You can download the results for a particular quiz in the form of graphs, charts  and spreadsheets in one convenient zip file. In addition, the program automatically creates a pdf file with their results (in the form of a chart) for each individual participant. You can always go back and see the latest results and download them at any time.


2. Student paced option

Unlike other similar programs, you can elect to have student paced quizzes and activities. Students can go back and recheck questions they weren’t sure of. The absence of a timer alleviates pressure and stress, allowing the students to assess their understanding of the material more accurately.

3. Randomized groups

The Socrative program also allows moderators to assign all participants into randomized groups. If this option is selected, students will see the their group name at the upper right corner of their screen, and the program will indicate which team is in the lead. This adds a fun, competitive element to interactive quizzes without placing pressure on individual participants.


Why is Socrative so Useful?

Socrative allows students to test their knowledge and see for themselves what they already know so that they can better assess a future performance. Socrative may gain confidence through their test with Socrative, or they may figure out where to allot more time for studying.

By analyzing their results students are able to reflect on how they felt during the quiz/assessment. Were they confident in their abilities? Did a particular question frustrate them? These emotions invoke connections which serve as a precursor for active attention and analysis of the taught material.

Socrative is a useful way to see what material students have retained after a lesson. If a teacher elects to have Socrative quizzes after a particularly detailed lesson, students can see what concepts they can retrieve from memory the quickest.

Socrative is conducive to class discussions, which is a good setting for elaboration. If a teacher notices that a significant portion of the class was stuck on a particular topic, they can allocate time to discuss the topic in class. With nuanced insights and meaningful discussion, students can construe the material in a way that makes sense to them, in their own words.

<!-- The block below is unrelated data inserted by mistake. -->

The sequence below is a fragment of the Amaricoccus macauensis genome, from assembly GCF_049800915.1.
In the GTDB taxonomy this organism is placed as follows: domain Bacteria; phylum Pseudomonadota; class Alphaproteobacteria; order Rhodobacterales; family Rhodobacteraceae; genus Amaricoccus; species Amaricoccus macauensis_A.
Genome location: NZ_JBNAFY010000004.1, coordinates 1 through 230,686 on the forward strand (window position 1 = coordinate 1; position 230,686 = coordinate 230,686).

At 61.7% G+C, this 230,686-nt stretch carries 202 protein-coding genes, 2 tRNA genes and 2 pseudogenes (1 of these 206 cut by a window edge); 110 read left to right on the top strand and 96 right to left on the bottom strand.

Top Educational Uses for Socrative

  1. Test prior knowledge of students. Socrative is a good way to give students short quizzes testing for prior knowledge before a particularly rigorous lesson.
  2. Quizzing taught material is a good way to review material. It also encourages metacognition, where awareness is raised about what the students know and what they struggle with. Students and teachers alike can use this information in effective ways- students can focus more on these areas when studying, and teachers can review the material the next day in class.
  3. Gauge student comfort with material. Socrative has the option of creating quick poll type questions. Teachers can ask “On a scale of 1-5, how comfortable are you with the material.”, “I am comfortable with the material, true/false”, etc. Alternately, teachers can ask students “Who would like me to review X concepts”, since some students may be too insecure to admit their weaknesses.

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By: Jessica Jung, Sepi Mortazavi, Gajani Nirthanarajah, Isis So